Sacred Ground

March 9, 2016

Sitting with someone who is dying is sitting on sacred ground. Spending time with those who have recently lost a loved one, suddenly or slowly is to find yourself in the presence of God. In our culture we fight death, deny death, and pretend it doesn’t exist until it happens. In ministry and in my own life, I have encountered God again and again when I have entered into grief for myself or with someone else. I lost both of my parents before I was 32 – I encountered God in sacred spaces in both of their deaths. In 14 years of ministry I have been allowed to sit with so many people in the presence of the living God even as death has surrounded us.

Death is the great equalizer. No matter who we think we are, no matter what we have done or left undone, no matter what burdens we carry, no matter the experiences we have had – we will none of us get out of this life alive. In the same way, loss is a part of life. At some time or another we will all experience the pain of loss. We have all been there or we will all be there someday; this reminder gives me compassion for those who walk through the valley and a curiosity about where God is in the midst of loss. If we know and believe that God is there, then we only need eyes and hearts open to hear and see.

When I was 16, my dad decided that he could no longer deal with the pain of living. Dad kept secrets from the world, the biggest of which was his hatred for himself and his deep despair about life. The person I knew as my dad was outgoing and gregarious; joyful and loving. The person who died that day was consumed with pain, self-loathing and truly believed that the world would be a better place if he were not in it. He really believed that we, his 4 children and his wife, would be better off without him. This death was traumatic – there is no other word to describe it. One morning we ate breakfast and when to school and by the time we got out of school our dad was gone. My mom held us together, gave us permission to feel whatever we felt including anger as well as the sorrow. Mom gave us permission to tell the truth about what happened – never expecting us to say dad’s death was anything but suicide.

I am grateful for the freedom of the truth. When a person dies suddenly- when they are here and gone there is a lot to process, a lot to understand and wrestle with; there is all of the emotion of grief and there is the shock of sudden loss. I am thankful that in addition to all of that we did not have to lie or pretend that dad died in a car accident. I believe that being able to tell the story – whatever the story might be is an important part of grieving, it helps to process the meaning, the loss, and the pain. While we lost dad in an instant – we lost mom step by step.

By cancer’s standards she died quickly – 6 months from diagnosis to her death, we watched her fade and faced into the inevitable loss together. With dad we picked up the pieces, planned everything and processed everything after his death. With mom we had time, we processed her loss. She was able to share with us her fears; fears of what it felt like for a body to shut down, fears of my siblings and I falling apart without her, fears that I believe most people experience even if they don’t talk about it much. I asked my mom (who was also a pastor) what she wanted for her funeral – if she had preferences about what we did. Her response was “I don’t care – it’s not about me, I am not going to be there- you do what you need, what you want, what will be best for the 4 of you. I am going to be in a far better place.”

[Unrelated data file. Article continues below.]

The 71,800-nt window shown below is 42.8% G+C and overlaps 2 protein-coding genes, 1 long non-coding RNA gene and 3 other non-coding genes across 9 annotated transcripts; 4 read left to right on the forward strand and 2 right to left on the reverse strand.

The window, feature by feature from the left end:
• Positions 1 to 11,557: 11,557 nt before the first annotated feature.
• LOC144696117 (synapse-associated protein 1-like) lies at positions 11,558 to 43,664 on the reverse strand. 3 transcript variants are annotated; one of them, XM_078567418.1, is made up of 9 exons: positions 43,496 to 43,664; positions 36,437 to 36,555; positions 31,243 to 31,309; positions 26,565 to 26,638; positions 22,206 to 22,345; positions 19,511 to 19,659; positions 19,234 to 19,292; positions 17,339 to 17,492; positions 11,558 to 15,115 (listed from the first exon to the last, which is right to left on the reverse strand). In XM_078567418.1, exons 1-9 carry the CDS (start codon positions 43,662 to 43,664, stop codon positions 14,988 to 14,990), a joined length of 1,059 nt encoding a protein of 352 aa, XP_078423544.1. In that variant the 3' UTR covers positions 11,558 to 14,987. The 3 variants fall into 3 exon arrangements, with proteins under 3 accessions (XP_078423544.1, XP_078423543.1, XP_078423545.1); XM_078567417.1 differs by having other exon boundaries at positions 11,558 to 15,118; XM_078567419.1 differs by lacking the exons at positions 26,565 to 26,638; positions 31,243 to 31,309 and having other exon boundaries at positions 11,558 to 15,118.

In the end Mom allowed death to overtake her, but only on her terms. She waited for all of her children to arrive; she listened to her grandson laugh. She waited for her sister to arrive from work and her brother-in-law to fly in from NY. She waited until we were not alone, and then she slipped away; having heard that she is loved, that we would be ok, that we trusted in the promises of God. In the end it was easier to cry and to laugh, to tell the stories, to feel what we felt, to be angry and to be sad because we had time with mom to say all of those things to her as well as to feel them and say them after her death.

What is a good death? That I suppose depends upon your point of view. There are those who fight death, who deny its existence, who refuse to face it even as it is happening. For me, death is a part of living. We are destined to die – we are always aging, always moving towards something else. A natural part of how God designed us as human beings is that like the rest of creation; we have life cycles – some of us live a very long time, others live a much shorter time. I am thankful for the days I had with my parents and I still miss them deeply. In the face of death I seek God’s presence, trusting it will be there; walking beside others who may never have been on the road before.

About the Author
  • Edie Lenz is the pastor of First Reformed Church in Fulton, IL; a small town on the Mississippi River. She is married to Brian, a research chemist. They have one son, Caleb who is nine. Edie has been in ministry for 14 years, the last 7 have been at First. In addition to serving as pastor, Edie is the chaplain of the Fulton Fire Department, an all-volunteer service that provides fire and medical emergency care to the community of Fulton.

What are your thoughts about this topic?
We welcome your ideas and questions about the topics considered here. If you would like to receive others' comments and respond by email, please check the box below the comment form when you submit your own comments.

Leave a Reply

This site uses Akismet to reduce spam. Learn how your comment data is processed.

There are currently no comments. Why don't you kick things off?